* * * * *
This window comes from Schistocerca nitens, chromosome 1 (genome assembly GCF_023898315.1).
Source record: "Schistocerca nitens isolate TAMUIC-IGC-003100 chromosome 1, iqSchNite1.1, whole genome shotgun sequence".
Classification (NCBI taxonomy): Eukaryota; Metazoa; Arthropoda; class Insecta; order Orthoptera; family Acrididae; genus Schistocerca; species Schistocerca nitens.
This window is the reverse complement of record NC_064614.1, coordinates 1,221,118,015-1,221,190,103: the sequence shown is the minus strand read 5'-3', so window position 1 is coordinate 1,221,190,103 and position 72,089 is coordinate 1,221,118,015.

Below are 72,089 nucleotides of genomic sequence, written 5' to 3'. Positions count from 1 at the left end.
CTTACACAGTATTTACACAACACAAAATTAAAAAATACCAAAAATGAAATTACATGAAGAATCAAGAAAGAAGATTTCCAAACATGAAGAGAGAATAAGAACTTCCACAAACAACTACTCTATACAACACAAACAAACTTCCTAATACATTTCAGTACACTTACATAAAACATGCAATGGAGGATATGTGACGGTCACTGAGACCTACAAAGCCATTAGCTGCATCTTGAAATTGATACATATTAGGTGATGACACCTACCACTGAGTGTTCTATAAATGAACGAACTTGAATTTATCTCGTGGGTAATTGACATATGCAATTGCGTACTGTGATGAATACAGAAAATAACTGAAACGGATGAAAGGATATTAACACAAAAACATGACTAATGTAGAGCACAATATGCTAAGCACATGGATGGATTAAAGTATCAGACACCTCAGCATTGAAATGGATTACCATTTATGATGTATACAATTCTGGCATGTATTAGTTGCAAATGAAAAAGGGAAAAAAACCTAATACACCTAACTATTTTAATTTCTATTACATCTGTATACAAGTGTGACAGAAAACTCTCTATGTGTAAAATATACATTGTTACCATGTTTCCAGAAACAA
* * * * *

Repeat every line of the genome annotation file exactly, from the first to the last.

This window comes from Schistocerca nitens, chromosome 1 (genome assembly GCF_023898315.1).
Source record: "Schistocerca nitens isolate TAMUIC-IGC-003100 chromosome 1, iqSchNite1.1, whole genome shotgun sequence".
Classification (NCBI taxonomy): Eukaryota; Metazoa; Arthropoda; class Insecta; order Orthoptera; family Acrididae; genus Schistocerca; species Schistocerca nitens.
This window is the reverse complement of record NC_064614.1, coordinates 1,221,118,015-1,221,190,103: the sequence shown is the minus strand read 5'-3', so window position 1 is coordinate 1,221,190,103 and position 72,089 is coordinate 1,221,118,015.

Below are 72,089 nucleotides of genomic sequence, written 5' to 3'. Positions count from 1 at the left end.
CTTACACAGTATTTACACAACACAAAATTAAAAAATACCAAAAATGAAATTACATGAAGAATCAAGAAAGAAGATTTCCAAACATGAAGAGAGAATAAGAACTTCCACAAACAACTACTCTATACAACACAAACAAACTTCCTAATACATTTCAGTACACTTACATAAAACATGCAATGGAGGATATGTGACGGTCACTGAGACCTACAAAGCCATTAGCTGCATCTTGAAATTGATACATATTAGGTGATGACACCTACCACTGAGTGTTCTATAAATGAACGAACTTGAATTTATCTCGTGGGTAATTGACATATGCAATTGCGTACTGTGATGAATACAGAAAATAACTGAAACGGATGAAAGGATATTAACACAAAAACATGACTAATGTAGAGCACAATATGCTAAGCACATGGATGGATTAAAGTATCAGACACCTCAGCATTGAAATGGATTACCATTTATGATGTATACAATTCTGGCATGTATTAGTTGCAAATGAAAAAGGGAAAAAAACCTAATACACCTAACTATTTTAATTTCTATTACATCTGTATACAAGTGTGACAGAAAACTCTCTATGTGTAAAATATACATTGTTACCATGTTTCCAGAAACAA